Ekweremadu, called for a better management of the nation’s diversity, emphasising that “the turbulence in the country today derives from the concerns of some parts of the country that they have been sidelined and that the Federal Government has failed or even refused to protect them.”
“Although all Nigerians are by law meant to be equal, sections of the communique issued at the end of the last meeting of the Southern Governors Forum in Lagos, also point to the same concern that some Nigerians have since become less or more equal than others.

“Never in the history ofpost-civil war Nigeria has the cry of marginalisation and preferential treatment been so pronounced, and never has separatist agitations been so intense and pervasive.

“Verily, verily I say unto you, even if we clamp all the separatist agitators into prisons; even if we unleash all the Nigerian military and police might formations unto the streets, such agitations and the rise of ethnic militants will never cease unless we address the factors that gave rise to them in the first place.”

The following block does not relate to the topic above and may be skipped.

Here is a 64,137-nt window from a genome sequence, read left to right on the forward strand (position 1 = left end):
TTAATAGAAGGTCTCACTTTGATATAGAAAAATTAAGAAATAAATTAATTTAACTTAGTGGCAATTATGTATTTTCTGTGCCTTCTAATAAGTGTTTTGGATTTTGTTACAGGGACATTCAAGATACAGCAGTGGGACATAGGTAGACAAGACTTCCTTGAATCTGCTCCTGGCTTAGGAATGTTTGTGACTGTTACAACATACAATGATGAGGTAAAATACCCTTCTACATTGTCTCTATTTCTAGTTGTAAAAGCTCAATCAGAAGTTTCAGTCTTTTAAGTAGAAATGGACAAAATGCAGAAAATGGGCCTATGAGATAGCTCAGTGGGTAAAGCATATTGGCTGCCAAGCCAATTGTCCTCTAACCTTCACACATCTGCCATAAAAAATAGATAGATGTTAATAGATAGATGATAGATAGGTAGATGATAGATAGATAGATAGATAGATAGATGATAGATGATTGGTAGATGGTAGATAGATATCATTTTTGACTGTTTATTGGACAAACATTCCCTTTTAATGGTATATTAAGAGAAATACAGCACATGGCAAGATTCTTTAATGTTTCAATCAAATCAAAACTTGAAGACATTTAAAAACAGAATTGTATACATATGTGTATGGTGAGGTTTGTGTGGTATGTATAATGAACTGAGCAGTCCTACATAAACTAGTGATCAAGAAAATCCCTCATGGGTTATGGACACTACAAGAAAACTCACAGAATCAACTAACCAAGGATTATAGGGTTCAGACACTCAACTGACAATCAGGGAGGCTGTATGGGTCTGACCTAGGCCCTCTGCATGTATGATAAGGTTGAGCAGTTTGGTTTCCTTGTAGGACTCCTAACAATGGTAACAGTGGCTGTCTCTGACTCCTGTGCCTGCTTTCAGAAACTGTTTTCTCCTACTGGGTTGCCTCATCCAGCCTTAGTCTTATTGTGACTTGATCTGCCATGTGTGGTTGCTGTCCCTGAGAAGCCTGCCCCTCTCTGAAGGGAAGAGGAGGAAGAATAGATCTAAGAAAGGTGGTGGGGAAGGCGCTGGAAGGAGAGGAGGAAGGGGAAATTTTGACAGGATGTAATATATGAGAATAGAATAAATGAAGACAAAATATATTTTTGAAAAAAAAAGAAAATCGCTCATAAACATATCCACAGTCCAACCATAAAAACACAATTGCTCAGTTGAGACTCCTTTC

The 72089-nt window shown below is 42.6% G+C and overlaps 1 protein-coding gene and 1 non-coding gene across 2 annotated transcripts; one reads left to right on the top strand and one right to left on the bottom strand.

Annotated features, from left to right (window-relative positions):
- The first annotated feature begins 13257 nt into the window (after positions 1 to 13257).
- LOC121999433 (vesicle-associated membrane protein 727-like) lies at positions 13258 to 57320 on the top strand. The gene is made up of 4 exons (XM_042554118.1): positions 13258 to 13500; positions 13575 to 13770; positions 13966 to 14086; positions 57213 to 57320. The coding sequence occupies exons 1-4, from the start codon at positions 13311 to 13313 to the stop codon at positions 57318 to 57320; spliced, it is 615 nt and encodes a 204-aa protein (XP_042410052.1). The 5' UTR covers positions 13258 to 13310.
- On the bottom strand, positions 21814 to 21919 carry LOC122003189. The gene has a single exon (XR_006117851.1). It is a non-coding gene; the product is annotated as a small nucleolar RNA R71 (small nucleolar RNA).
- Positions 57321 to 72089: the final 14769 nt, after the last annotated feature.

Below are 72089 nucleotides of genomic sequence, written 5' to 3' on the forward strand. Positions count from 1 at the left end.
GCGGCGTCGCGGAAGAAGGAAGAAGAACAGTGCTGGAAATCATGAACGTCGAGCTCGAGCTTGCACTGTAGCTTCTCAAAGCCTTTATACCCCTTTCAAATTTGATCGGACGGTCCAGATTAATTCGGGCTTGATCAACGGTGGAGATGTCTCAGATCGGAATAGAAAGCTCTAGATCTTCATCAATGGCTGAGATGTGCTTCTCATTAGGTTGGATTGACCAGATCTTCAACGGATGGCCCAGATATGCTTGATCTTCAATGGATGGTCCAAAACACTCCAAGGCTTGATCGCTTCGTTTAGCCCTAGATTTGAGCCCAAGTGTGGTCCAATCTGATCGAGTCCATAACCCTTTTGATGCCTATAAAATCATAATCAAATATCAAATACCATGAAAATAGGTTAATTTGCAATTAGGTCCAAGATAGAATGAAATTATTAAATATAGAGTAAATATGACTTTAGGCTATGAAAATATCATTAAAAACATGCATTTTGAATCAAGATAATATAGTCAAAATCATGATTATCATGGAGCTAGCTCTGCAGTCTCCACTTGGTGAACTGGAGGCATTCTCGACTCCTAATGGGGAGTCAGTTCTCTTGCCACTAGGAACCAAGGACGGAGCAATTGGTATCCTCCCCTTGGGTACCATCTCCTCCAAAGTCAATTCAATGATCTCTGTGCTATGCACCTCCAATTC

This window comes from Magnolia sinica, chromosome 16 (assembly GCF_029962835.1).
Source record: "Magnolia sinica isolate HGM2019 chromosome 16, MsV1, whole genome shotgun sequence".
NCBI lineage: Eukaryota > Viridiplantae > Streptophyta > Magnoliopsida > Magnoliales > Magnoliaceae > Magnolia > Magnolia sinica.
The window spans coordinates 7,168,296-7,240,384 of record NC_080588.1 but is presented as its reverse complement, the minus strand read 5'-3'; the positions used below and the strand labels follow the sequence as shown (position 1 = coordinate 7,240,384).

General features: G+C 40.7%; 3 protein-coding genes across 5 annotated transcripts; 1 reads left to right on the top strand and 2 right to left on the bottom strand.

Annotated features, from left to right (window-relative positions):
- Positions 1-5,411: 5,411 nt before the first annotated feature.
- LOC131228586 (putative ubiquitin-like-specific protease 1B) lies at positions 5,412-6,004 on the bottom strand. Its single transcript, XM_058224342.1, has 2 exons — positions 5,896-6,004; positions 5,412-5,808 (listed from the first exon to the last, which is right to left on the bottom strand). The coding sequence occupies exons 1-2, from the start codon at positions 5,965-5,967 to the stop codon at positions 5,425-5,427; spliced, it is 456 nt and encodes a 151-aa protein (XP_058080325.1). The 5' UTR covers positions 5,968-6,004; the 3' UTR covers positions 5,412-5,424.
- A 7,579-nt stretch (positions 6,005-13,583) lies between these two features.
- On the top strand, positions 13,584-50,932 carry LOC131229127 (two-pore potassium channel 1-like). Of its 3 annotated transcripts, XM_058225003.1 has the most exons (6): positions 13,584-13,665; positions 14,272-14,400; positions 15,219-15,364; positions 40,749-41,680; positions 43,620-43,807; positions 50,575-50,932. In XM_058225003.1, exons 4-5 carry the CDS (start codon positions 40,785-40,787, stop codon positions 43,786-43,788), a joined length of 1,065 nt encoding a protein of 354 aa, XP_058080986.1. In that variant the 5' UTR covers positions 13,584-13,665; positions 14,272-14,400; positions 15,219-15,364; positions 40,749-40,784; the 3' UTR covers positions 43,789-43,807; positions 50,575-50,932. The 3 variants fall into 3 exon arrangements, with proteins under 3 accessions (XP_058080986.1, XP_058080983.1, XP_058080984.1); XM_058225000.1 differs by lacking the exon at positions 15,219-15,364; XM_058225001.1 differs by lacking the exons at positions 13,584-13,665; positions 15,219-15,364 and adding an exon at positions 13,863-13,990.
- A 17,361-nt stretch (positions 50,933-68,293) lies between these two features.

Also on reinventing Nigeria, Ekweremadu further canvassed devolution of powers, fiscal federalism, decentralised policing, restructuring of the local government system, and a return to regionalism with the geopolitical zones serving as the federating units, while the states serve as provinces.

“Nigeria needs fewer number of federating units to address structural imbalances, reduce cost of governance, free resources for development, and take advantage of the economy of scale”

Ekweremadu stated that many of his suggestions were not new, regretting that some were passed during the various constitution amendment exercises he chaired, but were not assented.

The senator called on the Nigerian Bar and Bench to live up to their roles in promoting the rule of law, good governance, justice, equity, and inclusiveness.